Figure Out Daily Calories & Macros in Minutes!
With so much information out there, it can be tough finding a way to calculate your caloric intake and macros easily and effectively. I’ve broken the process down into 5 easy steps, and included the formulas below. Feel free to screenshot the description or copy and paste it. This way, you can plug in numbers and get starting calories and macros in minutes.
Step #1 Determine your starting point and your main goal
Take progress pics, measurements, get a DEXA scan, or get body fat caliper testing to determine your starting point. Also think about your goals for the next 90-120 days. Choose a main goal and write it down.
Step #2 Determine maintenance calories
This can be done a few different ways – use an online calculator, track your foods and your weight for a couple of weeks, or multiply your weight by a range of 11-15.
For example, a 150lb person who is moderately active with an average metabolism might choose 11 or 12. 150 x 12 = 1,800 calories. This is our estimated maintenance calories.
Step #3 Determine protein intake
Think about protein as a constant. Aim to get between 0.8 – 1.2g per pound of body weight. Let’s keep it simple with 1g/lb, or 150lb x 1 = 150g of protein.
This give us (150 x 4 calories) 600 calories for protein intake, and leaves us with 1,200 calories for fats and carbs.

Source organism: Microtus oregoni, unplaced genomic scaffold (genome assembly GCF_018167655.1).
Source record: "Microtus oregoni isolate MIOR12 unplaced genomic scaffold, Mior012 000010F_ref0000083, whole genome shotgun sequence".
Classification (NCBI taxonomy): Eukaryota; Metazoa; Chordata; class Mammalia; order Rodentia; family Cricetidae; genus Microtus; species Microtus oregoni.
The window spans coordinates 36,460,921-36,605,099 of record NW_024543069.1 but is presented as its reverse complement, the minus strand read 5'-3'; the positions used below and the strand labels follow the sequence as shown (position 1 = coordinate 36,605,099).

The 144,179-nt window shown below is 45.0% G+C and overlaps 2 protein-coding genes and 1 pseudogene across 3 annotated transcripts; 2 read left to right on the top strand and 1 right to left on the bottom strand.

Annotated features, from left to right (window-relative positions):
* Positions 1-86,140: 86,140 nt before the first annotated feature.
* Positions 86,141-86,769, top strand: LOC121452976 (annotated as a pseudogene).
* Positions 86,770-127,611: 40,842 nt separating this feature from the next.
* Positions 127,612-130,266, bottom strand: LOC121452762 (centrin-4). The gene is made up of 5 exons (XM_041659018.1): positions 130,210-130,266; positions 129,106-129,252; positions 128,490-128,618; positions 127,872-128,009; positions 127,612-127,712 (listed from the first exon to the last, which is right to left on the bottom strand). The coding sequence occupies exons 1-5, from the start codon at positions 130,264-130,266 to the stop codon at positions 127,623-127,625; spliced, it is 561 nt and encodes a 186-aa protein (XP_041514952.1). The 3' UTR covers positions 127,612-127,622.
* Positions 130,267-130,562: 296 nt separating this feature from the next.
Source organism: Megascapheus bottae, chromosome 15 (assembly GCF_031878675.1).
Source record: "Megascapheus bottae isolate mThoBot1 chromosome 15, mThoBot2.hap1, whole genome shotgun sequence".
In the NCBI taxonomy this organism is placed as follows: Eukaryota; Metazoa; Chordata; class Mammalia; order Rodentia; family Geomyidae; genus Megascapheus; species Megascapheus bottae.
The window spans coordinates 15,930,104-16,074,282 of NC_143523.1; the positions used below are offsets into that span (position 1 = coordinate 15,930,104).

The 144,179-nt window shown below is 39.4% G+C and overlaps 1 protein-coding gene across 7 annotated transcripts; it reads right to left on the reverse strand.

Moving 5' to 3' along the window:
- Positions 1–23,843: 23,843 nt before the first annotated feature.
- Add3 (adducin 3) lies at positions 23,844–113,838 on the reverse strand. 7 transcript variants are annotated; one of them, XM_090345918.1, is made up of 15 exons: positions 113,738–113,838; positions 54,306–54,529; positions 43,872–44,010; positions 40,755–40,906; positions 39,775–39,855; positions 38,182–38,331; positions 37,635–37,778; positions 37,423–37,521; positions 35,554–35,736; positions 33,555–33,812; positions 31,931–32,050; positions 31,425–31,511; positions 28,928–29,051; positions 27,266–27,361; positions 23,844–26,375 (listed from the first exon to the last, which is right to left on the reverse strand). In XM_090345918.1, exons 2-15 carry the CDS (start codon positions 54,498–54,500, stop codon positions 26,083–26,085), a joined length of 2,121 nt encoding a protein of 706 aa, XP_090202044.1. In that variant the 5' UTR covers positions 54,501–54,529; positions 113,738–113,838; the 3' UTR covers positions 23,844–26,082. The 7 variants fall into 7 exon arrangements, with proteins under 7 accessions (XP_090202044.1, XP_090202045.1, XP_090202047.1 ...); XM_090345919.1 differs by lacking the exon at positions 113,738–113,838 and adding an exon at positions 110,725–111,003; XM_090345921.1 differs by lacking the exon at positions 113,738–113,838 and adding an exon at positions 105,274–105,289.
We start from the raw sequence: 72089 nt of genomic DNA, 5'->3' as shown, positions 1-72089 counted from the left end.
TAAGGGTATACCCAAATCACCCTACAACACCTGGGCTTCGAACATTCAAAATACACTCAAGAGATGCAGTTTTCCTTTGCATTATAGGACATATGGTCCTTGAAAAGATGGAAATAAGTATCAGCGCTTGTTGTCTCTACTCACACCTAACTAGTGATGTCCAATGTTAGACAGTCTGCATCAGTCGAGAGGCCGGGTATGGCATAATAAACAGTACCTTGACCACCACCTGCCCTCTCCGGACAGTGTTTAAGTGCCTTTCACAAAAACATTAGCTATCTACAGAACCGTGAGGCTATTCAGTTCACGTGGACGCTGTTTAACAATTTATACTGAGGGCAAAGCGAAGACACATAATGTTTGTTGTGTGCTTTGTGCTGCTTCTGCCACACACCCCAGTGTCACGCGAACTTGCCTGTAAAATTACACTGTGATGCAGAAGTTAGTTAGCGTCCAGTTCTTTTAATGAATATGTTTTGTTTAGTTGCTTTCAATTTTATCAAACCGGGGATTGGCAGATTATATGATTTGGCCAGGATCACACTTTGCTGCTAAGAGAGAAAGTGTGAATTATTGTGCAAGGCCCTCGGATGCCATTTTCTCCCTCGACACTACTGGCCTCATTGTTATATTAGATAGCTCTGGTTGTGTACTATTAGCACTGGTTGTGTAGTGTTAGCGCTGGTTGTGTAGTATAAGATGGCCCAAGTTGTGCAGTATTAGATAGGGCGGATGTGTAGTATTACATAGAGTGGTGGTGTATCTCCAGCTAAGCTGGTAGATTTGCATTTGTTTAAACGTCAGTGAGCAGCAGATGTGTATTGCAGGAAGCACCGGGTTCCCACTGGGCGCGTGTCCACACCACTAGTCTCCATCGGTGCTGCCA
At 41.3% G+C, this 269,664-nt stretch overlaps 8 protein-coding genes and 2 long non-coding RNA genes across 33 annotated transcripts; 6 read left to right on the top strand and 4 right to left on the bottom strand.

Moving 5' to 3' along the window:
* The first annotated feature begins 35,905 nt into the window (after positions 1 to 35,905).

Step #4 Determine fat intake
Fat is essential and you don’t want to go below a certain limit. Therefore, our range for fats with be: Body weight x 0.2 – 0.6 If you enjoy low fat/higher carbs, choose somewhere around 0.2 – 0.3.
If you like higher fats and lower carbs, choose somewhere around 0.5 – 0.6. Let’s go with 150 x 0.2 = 30g of fat This gives us (30g x 9 calories per gram) 270 calories for fats.
Step #5 Determine carb intake
The remaining calories are for carbs. So, 1,800 – 600 – 270 = 930 calories Let’s get our grams of carbs, or (930 / 4 calories per gram), 232.5g of carbs So, we have: 1,800 calories 150g protein 30g fats 232.5g carbs
When making adjustments, think about making small changes every 1-2 weeks. This would be an increase or decrease of around 10% of your daily caloric intake or around 100-300 calories. Give your body 1-2 weeks to see how the adjustment works and then decide to stay at your current intake, or adjust intake again.
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